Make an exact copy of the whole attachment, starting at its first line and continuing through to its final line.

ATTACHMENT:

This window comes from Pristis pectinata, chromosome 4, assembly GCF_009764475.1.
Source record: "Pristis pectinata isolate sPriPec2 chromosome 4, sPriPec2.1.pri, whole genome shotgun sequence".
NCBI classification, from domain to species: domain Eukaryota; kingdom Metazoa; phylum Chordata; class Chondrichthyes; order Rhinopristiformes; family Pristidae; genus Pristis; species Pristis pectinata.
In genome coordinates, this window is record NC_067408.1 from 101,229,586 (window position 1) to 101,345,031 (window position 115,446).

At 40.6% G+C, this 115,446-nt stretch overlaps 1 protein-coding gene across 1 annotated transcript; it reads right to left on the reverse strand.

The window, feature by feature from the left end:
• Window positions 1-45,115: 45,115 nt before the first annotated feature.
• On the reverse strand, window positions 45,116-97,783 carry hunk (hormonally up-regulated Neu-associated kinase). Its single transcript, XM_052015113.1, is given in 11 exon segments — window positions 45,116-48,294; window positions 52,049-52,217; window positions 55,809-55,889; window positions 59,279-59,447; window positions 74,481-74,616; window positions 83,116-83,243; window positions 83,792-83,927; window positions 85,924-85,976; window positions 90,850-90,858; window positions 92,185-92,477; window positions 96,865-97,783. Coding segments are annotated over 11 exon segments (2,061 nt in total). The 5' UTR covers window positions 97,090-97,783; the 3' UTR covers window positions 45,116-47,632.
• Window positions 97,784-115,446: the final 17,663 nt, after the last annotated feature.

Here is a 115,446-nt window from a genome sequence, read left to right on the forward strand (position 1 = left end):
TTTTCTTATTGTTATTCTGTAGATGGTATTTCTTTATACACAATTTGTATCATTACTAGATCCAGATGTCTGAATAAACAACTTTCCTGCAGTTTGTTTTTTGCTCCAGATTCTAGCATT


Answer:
This window comes from Pristis pectinata, chromosome 4, assembly GCF_009764475.1.
Source record: "Pristis pectinata isolate sPriPec2 chromosome 4, sPriPec2.1.pri, whole genome shotgun sequence".
NCBI classification, from domain to species: domain Eukaryota; kingdom Metazoa; phylum Chordata; class Chondrichthyes; order Rhinopristiformes; family Pristidae; genus Pristis; species Pristis pectinata.
In genome coordinates, this window is record NC_067408.1 from 101,229,586 (window position 1) to 101,345,031 (window position 115,446).

At 40.6% G+C, this 115,446-nt stretch overlaps 1 protein-coding gene across 1 annotated transcript; it reads right to left on the reverse strand.

The window, feature by feature from the left end:
• Window positions 1-45,115: 45,115 nt before the first annotated feature.
• On the reverse strand, window positions 45,116-97,783 carry hunk (hormonally up-regulated Neu-associated kinase). Its single transcript, XM_052015113.1, is given in 11 exon segments — window positions 45,116-48,294; window positions 52,049-52,217; window positions 55,809-55,889; window positions 59,279-59,447; window positions 74,481-74,616; window positions 83,116-83,243; window positions 83,792-83,927; window positions 85,924-85,976; window positions 90,850-90,858; window positions 92,185-92,477; window positions 96,865-97,783. Coding segments are annotated over 11 exon segments (2,061 nt in total). The 5' UTR covers window positions 97,090-97,783; the 3' UTR covers window positions 45,116-47,632.
• Window positions 97,784-115,446: the final 17,663 nt, after the last annotated feature.

Here is a 115,446-nt window from a genome sequence, read left to right on the forward strand (position 1 = left end):
TTTTCTTATTGTTATTCTGTAGATGGTATTTCTTTATACACAATTTGTATCATTACTAGATCCAGATGTCTGAATAAACAACTTTCCTGCAGTTTGTTTTTTGCTCCAGATTCTAGCATT